Breakfast this morning consisted of fresh brambles, real honeycomb, and clotted cream atop a light pastry shoe. Our beverage of choice was a pleasurable cup of Irish Barry tea. Never let it be said that English tea can ever match the dry Barry leaf when it has been air dried and nurtured to perfection. When one considers that the East India company used to adulterate their tea with gunpowder, iron filings and god knows what else, I always find it hilarious that the English go on and on about tea being the ultimate morning beverage. Tea was being enjoyed by millions of people before they ever heard of it. It is false to assume that it is only the English that are the indisputable arbiters of what constitutes a good cup of tea.
These days I like to spend the first hour of my day frequenting various pavement bistros along the promenade. There is something deeply satisfying watching other people go about their day when I now have liberty and oul Faither Time as my guests.
Speaking of which, I must soon be swift of foot if I am to procure the perfect ingredients for my small dinner soiree this evening. I have decided to prepare a very intrinsic version of Brown Windsor soup.
To join in this evening you will need:
225g shin of beef, cut into 2.5cm cubes, no bigger please
225g lamb fillet, cut into 2.5cm cubes, as above
60g dripping or good rich butter
10g of Chefs secret ingredient (send money for clarification)
1 large Spanish onion, thinly sliced
2 carrots cut into small cubes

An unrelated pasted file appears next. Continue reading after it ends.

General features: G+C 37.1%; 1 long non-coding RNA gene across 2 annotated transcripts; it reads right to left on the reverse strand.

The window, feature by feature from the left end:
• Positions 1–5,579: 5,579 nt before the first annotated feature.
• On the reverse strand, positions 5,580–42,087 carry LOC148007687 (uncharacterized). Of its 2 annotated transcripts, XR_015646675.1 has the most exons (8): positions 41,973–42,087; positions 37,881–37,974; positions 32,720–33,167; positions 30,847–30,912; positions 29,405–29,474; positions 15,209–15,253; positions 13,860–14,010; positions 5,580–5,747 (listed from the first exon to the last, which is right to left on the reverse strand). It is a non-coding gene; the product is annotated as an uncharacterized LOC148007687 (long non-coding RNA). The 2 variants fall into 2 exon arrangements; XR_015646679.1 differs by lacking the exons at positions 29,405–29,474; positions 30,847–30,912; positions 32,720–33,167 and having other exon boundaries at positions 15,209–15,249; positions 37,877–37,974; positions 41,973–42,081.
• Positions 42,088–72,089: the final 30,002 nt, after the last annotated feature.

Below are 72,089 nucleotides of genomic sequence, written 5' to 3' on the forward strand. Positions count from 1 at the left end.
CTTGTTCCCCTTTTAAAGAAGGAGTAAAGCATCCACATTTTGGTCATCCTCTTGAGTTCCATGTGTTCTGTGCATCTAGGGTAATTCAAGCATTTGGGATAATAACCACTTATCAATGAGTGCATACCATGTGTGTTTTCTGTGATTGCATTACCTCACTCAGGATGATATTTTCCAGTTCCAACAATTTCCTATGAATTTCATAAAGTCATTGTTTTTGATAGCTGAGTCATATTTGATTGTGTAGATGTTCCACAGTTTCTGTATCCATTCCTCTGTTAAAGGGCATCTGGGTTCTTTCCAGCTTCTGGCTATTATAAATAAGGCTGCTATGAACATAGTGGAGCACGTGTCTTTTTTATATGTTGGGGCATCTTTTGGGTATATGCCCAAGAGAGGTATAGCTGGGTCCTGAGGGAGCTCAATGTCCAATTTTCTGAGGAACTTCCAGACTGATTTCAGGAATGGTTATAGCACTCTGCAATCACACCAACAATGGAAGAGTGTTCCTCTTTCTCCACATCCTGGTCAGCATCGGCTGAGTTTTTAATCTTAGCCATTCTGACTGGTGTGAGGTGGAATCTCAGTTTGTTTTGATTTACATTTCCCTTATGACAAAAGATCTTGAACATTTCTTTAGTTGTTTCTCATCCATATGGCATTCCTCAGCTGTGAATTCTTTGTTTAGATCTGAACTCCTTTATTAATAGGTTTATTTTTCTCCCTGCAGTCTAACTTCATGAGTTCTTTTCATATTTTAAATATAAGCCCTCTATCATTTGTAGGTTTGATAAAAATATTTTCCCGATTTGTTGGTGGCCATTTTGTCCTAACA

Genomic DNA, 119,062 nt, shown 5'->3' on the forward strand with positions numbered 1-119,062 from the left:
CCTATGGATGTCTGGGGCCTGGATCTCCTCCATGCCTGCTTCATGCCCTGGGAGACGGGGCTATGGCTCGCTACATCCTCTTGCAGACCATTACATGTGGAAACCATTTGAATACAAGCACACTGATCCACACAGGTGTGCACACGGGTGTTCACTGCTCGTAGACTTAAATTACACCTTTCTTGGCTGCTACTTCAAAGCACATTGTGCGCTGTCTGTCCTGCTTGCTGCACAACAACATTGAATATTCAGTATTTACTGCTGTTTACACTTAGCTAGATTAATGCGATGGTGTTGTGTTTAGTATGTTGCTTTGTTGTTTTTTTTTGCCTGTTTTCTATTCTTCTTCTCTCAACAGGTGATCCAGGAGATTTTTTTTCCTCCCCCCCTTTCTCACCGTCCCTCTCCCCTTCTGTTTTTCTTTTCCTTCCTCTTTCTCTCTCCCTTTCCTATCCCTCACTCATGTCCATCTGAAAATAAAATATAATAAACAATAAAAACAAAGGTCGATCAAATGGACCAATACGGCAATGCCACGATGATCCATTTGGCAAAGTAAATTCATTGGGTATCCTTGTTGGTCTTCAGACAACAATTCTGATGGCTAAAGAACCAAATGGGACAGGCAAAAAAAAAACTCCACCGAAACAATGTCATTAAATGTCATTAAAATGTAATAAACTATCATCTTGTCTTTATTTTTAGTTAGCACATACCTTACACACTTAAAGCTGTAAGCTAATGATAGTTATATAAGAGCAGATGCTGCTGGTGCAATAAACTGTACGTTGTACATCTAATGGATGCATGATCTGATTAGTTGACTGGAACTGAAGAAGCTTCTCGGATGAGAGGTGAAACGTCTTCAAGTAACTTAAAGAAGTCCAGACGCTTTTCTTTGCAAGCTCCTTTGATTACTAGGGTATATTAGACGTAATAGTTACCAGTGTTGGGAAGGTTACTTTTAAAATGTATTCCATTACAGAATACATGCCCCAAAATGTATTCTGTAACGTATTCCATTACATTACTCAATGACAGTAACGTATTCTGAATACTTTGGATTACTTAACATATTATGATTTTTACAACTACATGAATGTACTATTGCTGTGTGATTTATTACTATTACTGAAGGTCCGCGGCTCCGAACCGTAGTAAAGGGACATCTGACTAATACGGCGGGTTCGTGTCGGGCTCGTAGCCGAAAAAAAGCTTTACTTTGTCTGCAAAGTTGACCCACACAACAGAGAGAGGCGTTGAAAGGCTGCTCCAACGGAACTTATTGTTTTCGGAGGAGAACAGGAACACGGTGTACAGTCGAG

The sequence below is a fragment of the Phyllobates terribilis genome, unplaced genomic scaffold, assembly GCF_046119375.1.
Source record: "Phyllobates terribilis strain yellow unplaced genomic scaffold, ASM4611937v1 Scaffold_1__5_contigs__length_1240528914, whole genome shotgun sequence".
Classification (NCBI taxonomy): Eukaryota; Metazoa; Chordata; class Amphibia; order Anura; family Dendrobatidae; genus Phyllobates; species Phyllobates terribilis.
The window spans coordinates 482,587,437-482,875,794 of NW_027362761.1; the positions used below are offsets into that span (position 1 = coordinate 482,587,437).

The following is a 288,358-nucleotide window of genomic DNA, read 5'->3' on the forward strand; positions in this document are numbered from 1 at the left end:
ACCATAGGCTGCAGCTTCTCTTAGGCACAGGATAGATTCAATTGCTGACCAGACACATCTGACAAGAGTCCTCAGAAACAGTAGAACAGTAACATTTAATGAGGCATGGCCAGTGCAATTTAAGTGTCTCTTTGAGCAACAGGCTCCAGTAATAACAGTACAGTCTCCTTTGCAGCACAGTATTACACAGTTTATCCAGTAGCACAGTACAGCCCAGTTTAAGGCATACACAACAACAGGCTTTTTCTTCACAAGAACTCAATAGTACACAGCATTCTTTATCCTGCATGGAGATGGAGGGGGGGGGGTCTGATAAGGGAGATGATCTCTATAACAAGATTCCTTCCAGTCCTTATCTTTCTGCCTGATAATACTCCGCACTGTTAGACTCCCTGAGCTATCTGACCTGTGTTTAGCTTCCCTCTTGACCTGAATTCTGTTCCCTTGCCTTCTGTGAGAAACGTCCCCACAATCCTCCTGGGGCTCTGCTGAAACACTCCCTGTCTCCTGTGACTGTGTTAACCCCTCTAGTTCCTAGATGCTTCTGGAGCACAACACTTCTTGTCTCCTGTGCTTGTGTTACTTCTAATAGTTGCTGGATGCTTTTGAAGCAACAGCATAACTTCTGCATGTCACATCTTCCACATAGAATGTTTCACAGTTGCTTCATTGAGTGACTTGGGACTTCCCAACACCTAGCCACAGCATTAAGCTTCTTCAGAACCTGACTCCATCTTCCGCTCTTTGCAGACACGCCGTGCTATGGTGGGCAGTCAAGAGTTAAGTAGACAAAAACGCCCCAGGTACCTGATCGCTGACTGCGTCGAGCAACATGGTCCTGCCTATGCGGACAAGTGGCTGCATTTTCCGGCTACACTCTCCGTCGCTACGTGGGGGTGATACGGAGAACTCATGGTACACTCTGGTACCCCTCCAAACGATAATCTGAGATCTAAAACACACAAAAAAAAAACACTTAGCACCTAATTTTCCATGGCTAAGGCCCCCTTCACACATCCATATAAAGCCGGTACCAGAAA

60g plain flour
1 marrow bone, sawn into 5cm pieces
2.25 litres of beef or chicken stock. No cubes, the real deal only or the flavour will suffer
bouquet garni of celery, bay leaf and thyme
salt and white pepper
1 tsp cayenne pepper
small glass of sweet sherry or Madeira
chopped chives, crème fraiche, horseradish to garnish.
In a heavy casserole dish, brown the meat in the dripping or butter. Add the sliced onion and carrots, lower the heat and fry gently until they wilt. Sprinkle over the flour; turn up the heat and brown, stirring.
Add the marrow bone, pour over the stock and bring to the boil. Skim, and then lower the heat to a simmer. Add the bouquet garni and season. Simmer for 2 hours, topping up with spring water when needed.
Remove the bones and the bouquet garni (Making sure to scrape the marrow out into the soup of course). Scoosh with a stick blender, then use a Mouli or push through a sieve using a wooden spoon into a clean pan. Adjust the seasoning and add the cayenne pepper and sweet sherry or Madeira.
Heat through gently before serving. If you fancy pepping it up a bit, as I do, add some crème fraiche mixed with horseradish and finely chopped chives.
Soup is always best served for the first course at every opportunity. It must of course be prepared lovingly by hand, never from a packet, carton or, may god have mercy on your soul, a can! It must be eaten with etiquette, nonchalance and of course, the correct implements at all times. A good Scottish host will ensure that only silver soup spoons fashioned by Paul Revere Jr are to hand, and this must in turn be rewarded by the diners correct protocol in reciprocation. Soup, taken from the sides not the tips, without any sounds of the lips and never sucked into the mouth audibly from the ends of the spoon. Should these guidelines not happen at my table I would expect your man to call upon my man and present me with your card and an apology within seven days of the meal being served.